Like others I tend to distinguish between online political campaigning or activism and the offline pounding of pavements and the knocking of doors that comes with “real” politics. Some of course would argue that in this interconnected and multiplatform age internet lobbying has become a sort of virtual door knocking and would point to the disruptive importance of technology in the UK Brexit referendum and the US presidential election of 2016. However there is a line between partisan reporting or activism designed to influence the outcome of a vote and actually competing for votes in the first place. And that is the line the Scottish publisher Stuart Campbell of the influential website Wings Over Scotland is seeking to cross with his hints during a recent press interview about the possibility of launching a new pro-independence party to stand at elections for the regional parliament in Edinburgh.
The forthright and occasionally contrarian writer has been the focus of much debate and controversy in Scotland, partly driven by the animosity of the country’s dominant pro-union camp towards his blog, partly driven by the envy of the mainstream Scottish press which has expressed irritation at the large readership WOS has accrued over the last several years. (Aside from The National, a relatively new title, most of the major newspapers in Scotland are on their last legs or are functioning as frontpage proxies for London-based publications.) As a result, the speculation that a Wings Over Scotland-branded party might contest the regional list-system for Holyrood has drawn much adverse comment, not just in unionist circles but also among supporters of the governing Scottish National Party. The Green Party in particular, which relies on the party-list system to have any substantive representation, has been particularly vocal, worried that a WOS grouping might push it to one side, though the Greens play to a somewhat different demographic than that of the average WOS reader.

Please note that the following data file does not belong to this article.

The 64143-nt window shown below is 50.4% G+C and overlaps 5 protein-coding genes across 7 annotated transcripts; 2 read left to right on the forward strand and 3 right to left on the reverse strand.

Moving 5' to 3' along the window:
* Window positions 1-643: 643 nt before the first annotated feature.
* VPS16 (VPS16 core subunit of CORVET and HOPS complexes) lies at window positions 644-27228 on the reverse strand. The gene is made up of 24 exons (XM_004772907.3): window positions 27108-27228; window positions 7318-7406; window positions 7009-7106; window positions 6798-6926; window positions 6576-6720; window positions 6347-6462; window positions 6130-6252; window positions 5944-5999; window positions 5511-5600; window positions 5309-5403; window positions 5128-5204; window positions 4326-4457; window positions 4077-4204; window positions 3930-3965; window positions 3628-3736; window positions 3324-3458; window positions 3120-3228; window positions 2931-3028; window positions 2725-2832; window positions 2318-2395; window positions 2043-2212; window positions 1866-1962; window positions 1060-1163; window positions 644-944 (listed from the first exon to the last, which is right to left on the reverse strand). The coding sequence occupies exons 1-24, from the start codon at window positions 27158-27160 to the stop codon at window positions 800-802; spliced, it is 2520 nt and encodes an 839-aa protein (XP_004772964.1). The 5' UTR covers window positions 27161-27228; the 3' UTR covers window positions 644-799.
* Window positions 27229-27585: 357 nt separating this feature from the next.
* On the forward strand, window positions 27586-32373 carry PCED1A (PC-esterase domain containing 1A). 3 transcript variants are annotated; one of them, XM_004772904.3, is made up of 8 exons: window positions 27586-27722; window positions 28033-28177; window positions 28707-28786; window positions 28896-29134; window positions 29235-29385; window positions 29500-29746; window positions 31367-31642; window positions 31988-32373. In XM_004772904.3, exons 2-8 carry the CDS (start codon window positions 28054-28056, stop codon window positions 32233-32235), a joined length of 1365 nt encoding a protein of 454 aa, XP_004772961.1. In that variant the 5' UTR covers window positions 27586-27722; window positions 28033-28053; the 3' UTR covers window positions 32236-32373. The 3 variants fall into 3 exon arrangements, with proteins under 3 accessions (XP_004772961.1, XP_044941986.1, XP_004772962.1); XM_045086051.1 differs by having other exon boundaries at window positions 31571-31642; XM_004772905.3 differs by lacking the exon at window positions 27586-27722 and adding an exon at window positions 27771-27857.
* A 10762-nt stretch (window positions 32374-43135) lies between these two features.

So far all the talk about an imminent Wings Over Scotland party is just that: talk. However given some of the testy opinions expressed by Stuart Campbell during interviews and via his writing I suspect that any possible electoral venture featuring his branding will be broadly centrist and mildly populist in nature, perhaps featuring some opposition to what he perceives as far-left or ultra-progressive touchstone issues like feminism or language rights. Which smacks a little of the Faragist way of doing politics.